Ever since Seagate purchased LaCie the distinctions between the two companies continue to blur. A case in point is the Seagate Sevenmm, a thin USB 3 drive with an absolutely cool case that mimics a hard drive. Normally such a design statement would be the province of LaCie, but here is Seagate rocking the form factor. We also look at the LaCie d2, a speedy and upgradable Thunderbolt desktop drive.
During the Consumer Electronics Show in Las Vegas, Seagate and LaCie show off their latest products in a beautifully appointed showroom/suite in the elegant Aria hotel. This year was no exception, a new logo, new branding, and more crossover between the two lines was evident. In the past the Seagate line was function, features, refinements, and price point. Stepping across an invisible boundary suddenly you alight in the LaCie side of the room where elegant displays of all metal, design statement products adorned the white desktops, signaling that were suddenly in the province of drives for ultra-hip fashionistas quietly informing you that these aren't merely functional products, they are highly aestheticized designs that exude attitude. But don’t be fooled by their good looks, LaCie, long a player in external storage solutions also deliver on cutting-edge performance. I really did feel that I needed a shopping trip to Paris in a hurry!
The inherent question of design vs. function in electronics is based upon the fact that at the heart of all external storage devices is a set of memory chips; a hard drive with platters spinning away, or a SSD, and some sort of bridge circuit between the storage devices and the I/O port of the computer they are being attached to. Aside from those few electronic components all the rest; the color, materials, size, feel, and look are really just branding and an attempt to differentiate one's products from the competition. Of course we applaud those efforts, provided they don't negatively affect performance (think about the 20th Anniversary Mac). From an identity standpoint, LaCie products embody a uniquely French and German design statement vs. a more proletariat function and value first product line as exemplified by most other vendors. There is never a question of brand identity when you see a LaCie product.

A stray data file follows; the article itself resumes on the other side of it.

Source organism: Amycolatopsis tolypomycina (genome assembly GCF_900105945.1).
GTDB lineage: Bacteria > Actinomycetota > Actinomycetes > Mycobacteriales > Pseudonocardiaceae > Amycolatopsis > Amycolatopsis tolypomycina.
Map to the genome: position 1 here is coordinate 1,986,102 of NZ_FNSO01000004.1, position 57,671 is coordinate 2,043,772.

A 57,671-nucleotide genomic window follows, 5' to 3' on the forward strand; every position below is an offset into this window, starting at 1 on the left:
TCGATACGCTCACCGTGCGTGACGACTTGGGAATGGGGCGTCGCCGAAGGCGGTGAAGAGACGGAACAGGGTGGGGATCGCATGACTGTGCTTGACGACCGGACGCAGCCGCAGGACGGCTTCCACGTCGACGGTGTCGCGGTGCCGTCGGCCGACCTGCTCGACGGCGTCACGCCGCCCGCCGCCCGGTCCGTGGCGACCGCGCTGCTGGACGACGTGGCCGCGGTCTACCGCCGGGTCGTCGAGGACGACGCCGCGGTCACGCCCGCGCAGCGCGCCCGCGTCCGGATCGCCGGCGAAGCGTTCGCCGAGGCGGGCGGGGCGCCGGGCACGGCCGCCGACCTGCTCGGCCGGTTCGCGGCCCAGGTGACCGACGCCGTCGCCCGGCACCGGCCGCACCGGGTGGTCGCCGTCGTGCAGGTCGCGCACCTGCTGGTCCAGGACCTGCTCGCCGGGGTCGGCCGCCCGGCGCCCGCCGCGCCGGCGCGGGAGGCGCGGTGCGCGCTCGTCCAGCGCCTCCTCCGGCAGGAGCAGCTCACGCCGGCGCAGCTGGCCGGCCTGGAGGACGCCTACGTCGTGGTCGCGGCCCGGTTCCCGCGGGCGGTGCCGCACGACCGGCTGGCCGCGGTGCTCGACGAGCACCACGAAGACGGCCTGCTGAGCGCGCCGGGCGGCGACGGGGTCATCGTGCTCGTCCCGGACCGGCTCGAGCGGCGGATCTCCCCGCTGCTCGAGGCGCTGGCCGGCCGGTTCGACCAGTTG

We have a long history with LaCie, twenty plus years, and early on we were lucky enough to meet Mike Mihalik, a long-time LaCie representative, who regularly and fearlessly took joy in debunking the myths of storage for years. Enter just about any discussion or thread about storage on www.macintouch.com, Ric Ford's revered site for everything Mac, and inevitably the discussion or thread would conclude when Mihalik weighed in to correct the misconceptions. The progression of the LaCie product line has set standards, not only for design but also for performance, ruggedness, and the introduction of new features. Suffice it to say, LaCie has serious technical chops that sometimes gets overlooked in their dedication to design, a fact that Mihalik often pointed out lest we forget. When we reviewed the Seagate NAS-Pro, the OS was LaCie, as we assumed was the shiny minimalist black cube design. A couple of years ago my colleague John Mulhern III marveled at the gleaming Christofle Silver (yes, real silver) external HD. Seriously? A Christofle Silver Hard Drive? Wow! Now that’s a statement.